The Salaries and Remuneration Commission (SRC) has committed to cut down on the bloated wage bill which is among the highest in Africa.
The commission’s chairperson Sarah Serem has assured Kenyans that the exercise will bear in mind public participation which is a critical requirement in the constitution to ensure that all stakeholders are involved.
Modalities of how, when and where to engage members of the public will be disclosed once the commission makes a decision on the matter, she said.
“We are going to conclude public participation in the next one month,” she said. Serem said the commission will decide on whether to go round or have a central point to engage with the public.
Speaking in Nairobi yesterday, she reiterated that the country’s wage bill is unmanageable and unsustainable. In Africa, South Africa, Tunisia and Nigeria are the only countries with higher wage bills than Kenya.
“The structure of salaries and allowances for public servants consumes up to 50 per cent of the total revenues collected by the government. We must reduce this to a desired rate of 30 per cent or below for it to make sense,” she said during the press conference yesterday.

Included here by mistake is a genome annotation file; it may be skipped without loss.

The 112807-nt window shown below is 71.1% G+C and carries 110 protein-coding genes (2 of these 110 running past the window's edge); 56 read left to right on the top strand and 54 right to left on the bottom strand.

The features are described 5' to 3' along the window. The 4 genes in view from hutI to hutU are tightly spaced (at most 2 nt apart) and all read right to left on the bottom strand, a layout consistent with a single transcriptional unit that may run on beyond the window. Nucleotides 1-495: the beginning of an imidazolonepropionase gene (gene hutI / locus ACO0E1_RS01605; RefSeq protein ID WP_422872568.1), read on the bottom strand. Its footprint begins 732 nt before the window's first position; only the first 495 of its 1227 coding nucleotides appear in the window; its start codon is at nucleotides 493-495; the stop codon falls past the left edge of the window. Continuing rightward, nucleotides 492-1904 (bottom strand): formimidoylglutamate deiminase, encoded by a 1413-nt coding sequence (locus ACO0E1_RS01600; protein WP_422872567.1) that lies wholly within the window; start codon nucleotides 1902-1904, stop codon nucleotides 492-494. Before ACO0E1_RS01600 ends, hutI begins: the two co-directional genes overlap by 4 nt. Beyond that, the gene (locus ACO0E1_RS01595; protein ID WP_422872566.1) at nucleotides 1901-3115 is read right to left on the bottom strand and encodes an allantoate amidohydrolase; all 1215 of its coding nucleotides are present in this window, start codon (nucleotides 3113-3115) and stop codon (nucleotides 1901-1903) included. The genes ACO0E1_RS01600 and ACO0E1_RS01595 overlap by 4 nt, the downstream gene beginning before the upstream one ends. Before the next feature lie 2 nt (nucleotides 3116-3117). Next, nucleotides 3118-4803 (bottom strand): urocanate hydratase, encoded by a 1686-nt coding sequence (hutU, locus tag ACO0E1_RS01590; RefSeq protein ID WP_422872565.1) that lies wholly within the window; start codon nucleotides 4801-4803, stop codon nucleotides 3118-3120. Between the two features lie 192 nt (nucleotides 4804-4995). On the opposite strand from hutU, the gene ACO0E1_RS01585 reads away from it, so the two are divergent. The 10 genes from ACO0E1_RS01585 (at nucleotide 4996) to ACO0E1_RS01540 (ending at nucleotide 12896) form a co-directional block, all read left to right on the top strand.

She said this will be done in consideration with the performance of the country’s economic performance. Serem said the current demands for pay rise by workers are putting a huge strain on the country.
Serem noted that the goodwill from the political class should be nurtured for the commission to attain its mandate.
Workers in the independent commissions will also be part of the reviews being undertaken by the salaries commission, she added.
“The salaries and allowances set by the commission will be final and will not be subject to discussion or debate. There will be nobody to vary what SRC has set,” Serem said.
The SRC chairperson supported the government move to reform and transforming the pension so that it becomes contributory for it to able to reduce liability on the government.
She noted that issues of industrial actions should not be undertaken by too many parties to maintain order and stability in the labour industry.